Finally, provide them with a quiet place they can go hide, nap or relax, and a secured area in your garden where they can go run or hop since they are active rabbits.
In case you want them to be outdoor bunnies, ensure the hutch is large enough to allow them to stretch and hop around, it should be well aerated, have a sleeping place, be weatherproof and secure from predators. One on a shade will be perfect.
All droppings must be removed daily, and the hutch should be thoroughly cleaned once per week. This will include replacing your bunnies’ bedding. If you are patient, you can train it to use a litter box and minimize having droppings all over.
Also, ensure you provide them with a lot of high-quality hay, pellets (about a quarter a cup daily per bunny) as well as some controlled amounts of green leafy foods, vegetables, fruits and sufficient fresh water.
Finally, on care, these bunnies require minimal grooming. You can use your damp hand or a brush with soft bristles to brush their coat. During molting, you may be required to brush them more, especially if they are indoor rabbits to avoid having their fur on your furniture, carpet or clothes.
Ensure they are vaccinated against viral hemorrhagic disease and myxomatosis. Also, regularly deworm them, check for ticks, fleas as well as rabbit mites.
Unless you intend to breed them, your does should be spayed and bucks neutered as this reduces chances of reproductive system related diseases such as uterine cancers in the female bunny.
Check their teeth to ensure they have not overgrown and if so, give them more hay and gnaw toys to help wear them down. Malocclusion may also be a possible problem where they may have an underbite, overbite or other malformations.
Check if the rabbit grooms itself normally. In case it is dirty, spot clean it with a damp towel. Avoid bathing your rabbit. Dirty and soiled rabbits may end up with a flystrike.
Sometimes, as they self-groom, they may ingest some fur which can accumulate and block their digestive system i.e., cause furballs. Give them laxatives and see your vet if these hairballs are seriously affecting your bunny.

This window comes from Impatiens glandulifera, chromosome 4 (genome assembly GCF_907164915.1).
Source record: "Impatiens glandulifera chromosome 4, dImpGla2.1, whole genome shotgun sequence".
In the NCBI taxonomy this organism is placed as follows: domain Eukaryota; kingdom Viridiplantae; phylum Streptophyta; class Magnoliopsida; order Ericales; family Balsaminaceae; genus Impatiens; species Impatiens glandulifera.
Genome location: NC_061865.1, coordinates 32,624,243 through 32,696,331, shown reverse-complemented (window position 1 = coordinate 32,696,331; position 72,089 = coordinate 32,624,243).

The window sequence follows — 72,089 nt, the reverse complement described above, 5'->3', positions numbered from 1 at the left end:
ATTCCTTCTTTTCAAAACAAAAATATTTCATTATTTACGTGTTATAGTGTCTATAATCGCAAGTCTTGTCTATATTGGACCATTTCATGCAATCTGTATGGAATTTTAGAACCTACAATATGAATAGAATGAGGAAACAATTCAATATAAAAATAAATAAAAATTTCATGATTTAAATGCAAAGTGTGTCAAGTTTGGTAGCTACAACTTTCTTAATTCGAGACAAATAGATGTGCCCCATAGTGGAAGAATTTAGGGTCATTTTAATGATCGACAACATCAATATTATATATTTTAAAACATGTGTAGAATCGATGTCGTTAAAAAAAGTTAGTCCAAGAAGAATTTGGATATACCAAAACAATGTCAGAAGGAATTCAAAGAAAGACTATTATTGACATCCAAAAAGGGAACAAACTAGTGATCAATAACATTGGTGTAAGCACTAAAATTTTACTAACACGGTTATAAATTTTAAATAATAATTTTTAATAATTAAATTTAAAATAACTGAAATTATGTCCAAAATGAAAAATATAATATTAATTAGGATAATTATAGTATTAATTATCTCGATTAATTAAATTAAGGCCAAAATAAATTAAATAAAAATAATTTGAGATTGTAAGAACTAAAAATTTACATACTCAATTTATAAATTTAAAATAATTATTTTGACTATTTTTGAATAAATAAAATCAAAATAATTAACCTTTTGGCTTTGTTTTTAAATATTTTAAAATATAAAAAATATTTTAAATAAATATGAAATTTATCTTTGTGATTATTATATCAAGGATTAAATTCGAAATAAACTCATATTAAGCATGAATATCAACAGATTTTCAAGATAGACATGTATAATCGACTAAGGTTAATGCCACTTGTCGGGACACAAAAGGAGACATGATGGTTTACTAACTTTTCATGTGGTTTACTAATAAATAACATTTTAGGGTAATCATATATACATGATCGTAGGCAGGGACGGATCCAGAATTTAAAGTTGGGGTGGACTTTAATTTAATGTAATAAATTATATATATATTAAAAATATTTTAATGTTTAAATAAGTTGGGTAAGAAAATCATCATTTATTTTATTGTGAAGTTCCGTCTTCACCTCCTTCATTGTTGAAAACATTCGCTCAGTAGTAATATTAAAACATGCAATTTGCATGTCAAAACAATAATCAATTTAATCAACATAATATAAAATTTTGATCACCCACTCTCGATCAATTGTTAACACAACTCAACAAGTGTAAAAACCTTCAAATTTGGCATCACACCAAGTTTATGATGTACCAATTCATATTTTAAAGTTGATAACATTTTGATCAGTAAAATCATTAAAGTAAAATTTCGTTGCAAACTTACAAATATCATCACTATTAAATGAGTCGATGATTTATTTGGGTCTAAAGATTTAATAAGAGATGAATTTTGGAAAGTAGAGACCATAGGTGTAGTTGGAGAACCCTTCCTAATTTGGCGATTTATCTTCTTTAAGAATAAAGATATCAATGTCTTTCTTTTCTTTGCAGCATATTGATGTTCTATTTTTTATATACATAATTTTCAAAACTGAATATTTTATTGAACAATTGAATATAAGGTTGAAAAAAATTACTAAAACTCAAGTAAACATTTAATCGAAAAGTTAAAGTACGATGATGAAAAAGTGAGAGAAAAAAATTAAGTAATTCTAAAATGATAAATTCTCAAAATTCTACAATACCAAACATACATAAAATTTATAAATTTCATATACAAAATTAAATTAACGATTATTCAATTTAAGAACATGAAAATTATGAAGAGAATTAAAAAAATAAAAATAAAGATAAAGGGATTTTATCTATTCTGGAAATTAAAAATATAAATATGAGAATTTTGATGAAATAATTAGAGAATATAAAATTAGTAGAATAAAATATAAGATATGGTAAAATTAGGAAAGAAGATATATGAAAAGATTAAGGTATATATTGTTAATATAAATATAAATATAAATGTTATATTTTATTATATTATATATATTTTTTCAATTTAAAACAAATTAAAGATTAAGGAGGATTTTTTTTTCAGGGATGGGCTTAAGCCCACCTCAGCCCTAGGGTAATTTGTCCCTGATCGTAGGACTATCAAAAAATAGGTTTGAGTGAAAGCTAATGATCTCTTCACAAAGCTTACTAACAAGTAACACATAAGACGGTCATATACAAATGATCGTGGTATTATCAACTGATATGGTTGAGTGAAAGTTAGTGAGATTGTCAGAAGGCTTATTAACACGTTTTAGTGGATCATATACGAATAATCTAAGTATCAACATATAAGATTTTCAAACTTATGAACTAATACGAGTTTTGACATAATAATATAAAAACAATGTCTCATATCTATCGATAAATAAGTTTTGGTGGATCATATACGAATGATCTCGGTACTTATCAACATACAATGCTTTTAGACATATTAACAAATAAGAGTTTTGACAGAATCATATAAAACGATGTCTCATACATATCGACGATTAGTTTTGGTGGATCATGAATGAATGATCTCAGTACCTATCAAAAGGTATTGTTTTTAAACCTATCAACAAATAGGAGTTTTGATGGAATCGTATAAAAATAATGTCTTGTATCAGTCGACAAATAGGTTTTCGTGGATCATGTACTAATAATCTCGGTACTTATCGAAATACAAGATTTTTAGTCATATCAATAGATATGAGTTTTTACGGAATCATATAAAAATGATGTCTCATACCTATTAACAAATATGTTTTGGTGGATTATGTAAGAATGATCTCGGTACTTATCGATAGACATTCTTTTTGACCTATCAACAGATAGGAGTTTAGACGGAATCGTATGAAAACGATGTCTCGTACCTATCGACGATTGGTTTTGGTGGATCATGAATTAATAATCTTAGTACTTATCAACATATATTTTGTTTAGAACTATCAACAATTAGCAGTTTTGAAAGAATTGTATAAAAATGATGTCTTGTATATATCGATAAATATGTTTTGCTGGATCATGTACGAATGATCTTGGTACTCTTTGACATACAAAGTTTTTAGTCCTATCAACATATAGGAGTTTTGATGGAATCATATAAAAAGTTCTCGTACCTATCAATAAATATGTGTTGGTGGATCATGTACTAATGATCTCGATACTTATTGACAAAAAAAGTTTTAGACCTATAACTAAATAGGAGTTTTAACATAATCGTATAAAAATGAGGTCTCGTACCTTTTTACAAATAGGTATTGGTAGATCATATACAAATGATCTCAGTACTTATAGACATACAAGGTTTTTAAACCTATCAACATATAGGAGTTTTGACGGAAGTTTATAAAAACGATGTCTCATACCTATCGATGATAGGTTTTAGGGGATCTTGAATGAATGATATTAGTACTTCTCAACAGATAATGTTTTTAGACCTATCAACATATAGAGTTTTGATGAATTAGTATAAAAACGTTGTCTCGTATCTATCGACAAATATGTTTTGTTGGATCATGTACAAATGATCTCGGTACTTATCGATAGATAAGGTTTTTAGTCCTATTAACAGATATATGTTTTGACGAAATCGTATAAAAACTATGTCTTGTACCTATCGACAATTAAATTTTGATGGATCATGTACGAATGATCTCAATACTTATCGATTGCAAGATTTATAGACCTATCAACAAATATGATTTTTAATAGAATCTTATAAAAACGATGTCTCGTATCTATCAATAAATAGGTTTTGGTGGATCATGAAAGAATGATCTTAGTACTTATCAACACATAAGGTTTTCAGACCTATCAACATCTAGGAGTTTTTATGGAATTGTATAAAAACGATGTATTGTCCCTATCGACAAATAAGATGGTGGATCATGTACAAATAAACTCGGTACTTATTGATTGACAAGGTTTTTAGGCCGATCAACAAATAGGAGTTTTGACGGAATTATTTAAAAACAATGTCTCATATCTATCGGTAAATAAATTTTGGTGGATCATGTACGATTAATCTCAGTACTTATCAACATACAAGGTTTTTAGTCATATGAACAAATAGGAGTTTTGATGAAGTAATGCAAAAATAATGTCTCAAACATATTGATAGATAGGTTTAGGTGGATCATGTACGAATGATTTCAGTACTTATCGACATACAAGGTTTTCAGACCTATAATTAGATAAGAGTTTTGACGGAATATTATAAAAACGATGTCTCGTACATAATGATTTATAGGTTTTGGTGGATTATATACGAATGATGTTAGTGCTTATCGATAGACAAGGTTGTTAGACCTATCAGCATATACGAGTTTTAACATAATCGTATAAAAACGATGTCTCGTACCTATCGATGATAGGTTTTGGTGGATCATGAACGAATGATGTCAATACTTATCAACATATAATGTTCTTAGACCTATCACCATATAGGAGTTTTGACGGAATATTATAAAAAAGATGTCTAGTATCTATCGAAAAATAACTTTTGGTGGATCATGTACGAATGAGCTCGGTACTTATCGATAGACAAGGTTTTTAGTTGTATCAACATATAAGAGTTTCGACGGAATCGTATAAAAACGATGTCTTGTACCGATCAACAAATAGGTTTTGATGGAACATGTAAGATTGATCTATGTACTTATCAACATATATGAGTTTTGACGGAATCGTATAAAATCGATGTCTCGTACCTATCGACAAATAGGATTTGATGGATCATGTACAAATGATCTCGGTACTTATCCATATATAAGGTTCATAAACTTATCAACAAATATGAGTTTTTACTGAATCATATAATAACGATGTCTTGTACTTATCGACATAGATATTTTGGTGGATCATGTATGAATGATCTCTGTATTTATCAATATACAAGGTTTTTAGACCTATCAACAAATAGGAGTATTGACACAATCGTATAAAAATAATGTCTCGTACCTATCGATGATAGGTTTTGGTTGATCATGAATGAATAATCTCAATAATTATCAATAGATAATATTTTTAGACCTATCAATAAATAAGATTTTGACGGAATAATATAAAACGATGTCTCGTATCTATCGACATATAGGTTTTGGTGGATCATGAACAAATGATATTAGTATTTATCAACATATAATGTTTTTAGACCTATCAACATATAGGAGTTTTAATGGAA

Temperament and behavior
The Hotot Dwarf is a docile rabbit with varying temperament and attitude that can suit almost every mood i.e. from being moody to mischievous to outgoing. Despite this varying temperament, it is friendly and can make a perfect pet that is also suited for children.
These bunnies are intelligent, fun and playful pets that will always find ways to keep themselves busy and have fun. They love playing with small rabbit toys (cardboard tubes, ping pong balls, etc.), being petted, or playing around their owner.
Also, they are affectionate, easier to train, and they love being cuddled and you will find them entertaining if they get used to your company.
In case you have older children, ensure they know how to handle these fragile small bunnies and when you are opening their cage, be careful as they are fond of jumping out of their cage with excitement.
Dwarf Hotot rabbits for sale and prices
If you want to own this bunny, there are many places you can get them especially amongst Dwarf Hotot rabbit breeders, rescue centers, and rabbitries around you. If you cannot find any, consider searching for them online.
The price of a Dwarf Hotot will range from $15 and $50+ and if you want a show quality, expect to spend more i.e., $50 to $75+ for show quality. In general, show quality, purebred and pedigreed ones cost more.
A few places you can try buying this bunny includes: